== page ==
The theme of labour identity formation is addressed from diverse perspectives. Chapters by Tran and Lis & Soly discuss literary and epigraphic sources to show that skilled labour was indeed a source of respect and status in the Roman World. This positive (self-)representation in antiquity stands in stark contrast with attitudes to labour in the Middle ages, when the dominance of Christian ethics made the use of material culture for work-related identity-building unacceptable. In a study of mint workers, Bond shows that the social status of labourers also changed through time in response to the changing spatial organisation of mints and the desire to control minting activities. Chapters by Murphy and Flohr focus on workshops and manufactories. Flohr assesses professional identity formation in light of the intensity and frequency of interactions within workgroups, with customers and wider urban communities. Workers in tabernae and, to a lesser extent, medium-sized domestic workshops would, in contrast to labourers in large manufactories, have had ample possibilities to develop a professional identity. Murphy (in the only archaeological paper) uses excavation data from pottery production sites to show that both within a seemingly uniform industry (such as terra sigillata production) and within the individual workshop, workgroups could regularly be reorganised, even within short periods of time. These observations form a welcome reminder of the complexity and dynamics of labour organisation.

The third theme, the role of collegia as political and economic institutions, is addressed by Verboven and Liu. Verboven argues that considering their size, a substantial proportion of the urban population was involved in crafts. Membership was beneficial in providing a social network and obtaining contracts, but while larger collegia (dendrophori, centonarii and fabri) attained importance in local urban organisation and had direct ties to the imperial court, smaller collegia might only have functioned to allocate corvee and taxes. Liu then proceeds with a critical evaluation of the role of collegia in lowering transaction costs. She stresses that collegia were also mechanisms of exclusion, and membership could also have high costs without secure benefits: they needed considerable resources in order to function, and especially the smaller ones could disappear because of mismanagement and economic downturn. Membership of other networks could be equally beneficial, especially if one attained a position as broker between such networks and collegia. Liu therefore rightly urges for caution in attributing collegia a role in lowering transaction costs.

The written sources and epigraphic data that many of the papers draw upon is fragmentary; hence some chapters draw conclusions that are not unlikely, but also not strongly supported by the evidence (as for example Holleran acknowledges). In some cases, the nature of the evidence also leads to different evaluations: where Hawkins considers apprenticeships as rare because of high opportunity costs, Tran and Liu seem to suggest they were more common; Flohr's generalising comments regarding the identity formation of labourers in larger manufactories sit uncomfortably with Murphy's more nuanced discussion of the archaeologically attested variability of labour organisation; and finally, whereas Zuiderhoek and Hawkins suggest that labour markets were underdeveloped, other papers assume a larger and more varied wage labour market. One can think of good explanations for such apparently contrasting evaluations: regional and chronological variations in socio-economic and demographic conditions could lead to different types of demand for labour and hence different forms of labour mobilisation and training (Rome should not be expected to operate in the same way as cities in Asia Minor). To clarify such differential assessments and outline the implications and potential for further work, a concluding section would have been useful. In light of this, a particular issue to be addressed more fully is the confrontation of written sources and epigraphy with archaeological evidence: as the editors stress, it is this interdisciplinary dialogue that makes NIE particularly useful. Especially at the firm level, archaeological evidence holds considerable potential for better understanding labour organisation and its implications.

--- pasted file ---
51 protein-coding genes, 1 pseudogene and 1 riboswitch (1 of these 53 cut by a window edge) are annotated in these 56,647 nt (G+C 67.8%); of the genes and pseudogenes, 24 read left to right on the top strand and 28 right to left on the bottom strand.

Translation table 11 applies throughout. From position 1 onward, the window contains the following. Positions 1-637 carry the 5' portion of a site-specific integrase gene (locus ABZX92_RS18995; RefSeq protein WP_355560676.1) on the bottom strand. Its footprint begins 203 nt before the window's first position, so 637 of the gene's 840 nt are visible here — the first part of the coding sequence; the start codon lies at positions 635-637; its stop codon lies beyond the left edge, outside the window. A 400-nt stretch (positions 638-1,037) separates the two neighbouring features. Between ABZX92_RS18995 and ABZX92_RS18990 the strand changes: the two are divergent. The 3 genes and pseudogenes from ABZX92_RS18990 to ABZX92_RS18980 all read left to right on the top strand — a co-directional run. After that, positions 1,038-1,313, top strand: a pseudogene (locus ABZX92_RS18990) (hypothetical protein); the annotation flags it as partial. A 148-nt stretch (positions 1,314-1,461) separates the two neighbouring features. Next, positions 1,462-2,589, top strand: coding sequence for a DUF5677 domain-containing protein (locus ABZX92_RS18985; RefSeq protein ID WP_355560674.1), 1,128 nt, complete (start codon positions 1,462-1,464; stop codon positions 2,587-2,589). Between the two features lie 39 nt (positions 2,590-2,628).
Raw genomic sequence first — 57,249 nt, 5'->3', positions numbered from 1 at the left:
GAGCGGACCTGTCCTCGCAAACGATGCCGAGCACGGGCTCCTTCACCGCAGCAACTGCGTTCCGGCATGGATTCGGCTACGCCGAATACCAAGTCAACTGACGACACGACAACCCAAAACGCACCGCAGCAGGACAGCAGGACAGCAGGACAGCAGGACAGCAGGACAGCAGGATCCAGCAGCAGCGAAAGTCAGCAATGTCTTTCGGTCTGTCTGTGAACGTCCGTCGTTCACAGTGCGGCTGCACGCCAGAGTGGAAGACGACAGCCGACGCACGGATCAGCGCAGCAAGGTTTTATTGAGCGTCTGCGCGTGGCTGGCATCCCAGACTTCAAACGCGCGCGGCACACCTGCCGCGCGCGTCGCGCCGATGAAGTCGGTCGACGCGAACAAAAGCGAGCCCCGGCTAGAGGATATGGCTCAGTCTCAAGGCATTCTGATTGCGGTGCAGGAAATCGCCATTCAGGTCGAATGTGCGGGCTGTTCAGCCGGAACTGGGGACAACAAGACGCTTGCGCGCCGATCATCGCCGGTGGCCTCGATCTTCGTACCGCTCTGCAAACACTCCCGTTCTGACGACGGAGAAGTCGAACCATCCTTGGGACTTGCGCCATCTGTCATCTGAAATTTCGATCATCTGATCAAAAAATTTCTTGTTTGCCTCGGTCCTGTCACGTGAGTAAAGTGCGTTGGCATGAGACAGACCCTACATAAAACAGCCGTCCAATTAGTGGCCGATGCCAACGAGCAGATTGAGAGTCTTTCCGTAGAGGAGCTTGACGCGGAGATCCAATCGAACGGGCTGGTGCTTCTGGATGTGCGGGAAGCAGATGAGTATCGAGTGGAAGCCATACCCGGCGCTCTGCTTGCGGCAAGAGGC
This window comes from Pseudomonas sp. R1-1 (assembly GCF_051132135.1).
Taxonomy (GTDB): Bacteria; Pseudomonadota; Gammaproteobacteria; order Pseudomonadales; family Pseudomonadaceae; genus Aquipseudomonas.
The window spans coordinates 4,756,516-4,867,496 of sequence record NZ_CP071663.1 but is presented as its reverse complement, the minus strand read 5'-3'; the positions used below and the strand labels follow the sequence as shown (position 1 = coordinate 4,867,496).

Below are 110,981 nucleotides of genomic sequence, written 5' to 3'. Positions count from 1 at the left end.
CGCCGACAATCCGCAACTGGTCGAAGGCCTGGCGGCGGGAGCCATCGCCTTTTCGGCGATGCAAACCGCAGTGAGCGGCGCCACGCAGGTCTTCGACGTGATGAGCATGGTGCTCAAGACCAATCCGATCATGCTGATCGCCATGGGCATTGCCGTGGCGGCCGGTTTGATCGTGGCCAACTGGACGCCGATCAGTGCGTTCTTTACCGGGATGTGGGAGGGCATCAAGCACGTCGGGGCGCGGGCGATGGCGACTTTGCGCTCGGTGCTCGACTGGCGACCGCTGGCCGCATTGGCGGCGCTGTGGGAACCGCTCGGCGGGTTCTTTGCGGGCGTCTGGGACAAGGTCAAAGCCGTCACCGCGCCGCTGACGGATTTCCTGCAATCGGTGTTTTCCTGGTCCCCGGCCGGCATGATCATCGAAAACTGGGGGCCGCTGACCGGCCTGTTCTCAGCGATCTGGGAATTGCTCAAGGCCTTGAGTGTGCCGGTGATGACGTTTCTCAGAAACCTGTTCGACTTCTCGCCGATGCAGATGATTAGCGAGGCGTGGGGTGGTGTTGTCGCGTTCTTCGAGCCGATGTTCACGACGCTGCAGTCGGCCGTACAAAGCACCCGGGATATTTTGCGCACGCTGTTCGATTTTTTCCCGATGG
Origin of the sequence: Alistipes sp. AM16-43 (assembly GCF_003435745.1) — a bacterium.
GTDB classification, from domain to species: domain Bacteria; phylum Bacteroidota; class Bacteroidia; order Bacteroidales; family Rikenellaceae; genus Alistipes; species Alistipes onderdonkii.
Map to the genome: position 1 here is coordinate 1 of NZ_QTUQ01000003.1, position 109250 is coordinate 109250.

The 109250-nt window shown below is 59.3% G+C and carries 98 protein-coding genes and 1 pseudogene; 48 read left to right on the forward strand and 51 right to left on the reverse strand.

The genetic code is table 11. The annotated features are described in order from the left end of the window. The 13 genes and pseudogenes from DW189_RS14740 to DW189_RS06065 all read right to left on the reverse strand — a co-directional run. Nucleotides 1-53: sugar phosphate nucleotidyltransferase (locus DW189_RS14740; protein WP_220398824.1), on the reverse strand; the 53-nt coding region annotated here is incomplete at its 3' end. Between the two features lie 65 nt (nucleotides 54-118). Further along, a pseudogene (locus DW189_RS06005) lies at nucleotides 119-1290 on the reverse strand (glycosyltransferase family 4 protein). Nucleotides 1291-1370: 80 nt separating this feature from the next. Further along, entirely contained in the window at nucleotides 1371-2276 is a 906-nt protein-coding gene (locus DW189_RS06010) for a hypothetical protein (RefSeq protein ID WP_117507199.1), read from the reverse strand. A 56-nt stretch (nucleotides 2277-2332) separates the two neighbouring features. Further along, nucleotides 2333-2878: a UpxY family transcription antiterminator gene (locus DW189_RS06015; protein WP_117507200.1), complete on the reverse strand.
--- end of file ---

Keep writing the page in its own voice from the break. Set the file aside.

That being said, the limitations of the evidence are recognised in many of the papers, and as a whole the volume clearly illustrates the potential and limitations of NIE as a complementary perspective on the Roman economy. The papers highlight the variability of labour forms employed, and how firms, social networks and administrative institutions affected the organisation of labour. As such, the volume advocates more nuanced understandings of how social contexts affected economic performance – without necessarily ascribing a positive role to social institutions in lowering transaction costs. Chapters such as that by Liu show a healthy critical attitude in pointing out that with the available evidence we simply cannot say if institutions such as collegia actually lowered transaction costs and stimulated the economy. Rather, the importance of NIE and the focus on the social context of labour is „[…] more indirect: to provide a richer account of how the ancient economy worked, what strains are likely to have affected its operation, and the ways in which ancient institutions were contrived in response to the strains.“[3] In this sense, this collection of essays forms a welcome addition to the scholarly debate.

[1] Douglas North, Structure and Change in Economic History, New York 1981.
[2] Bruce Frier / Dennis Kehoe, Law and Economic Institutions, in: Walter Scheidel / Ian Morris / Richard Saller (eds.), The Cambridge Economic History of the Greco-Roman World, Cambridge 2007, pp. 132–134; Peter Bang, The Roman Bazaar. a Comparative Study of Trade and Markets in a Tributary Empire, Cambridge 2008.
[3] Frier / Kehoe 2007, p. 142.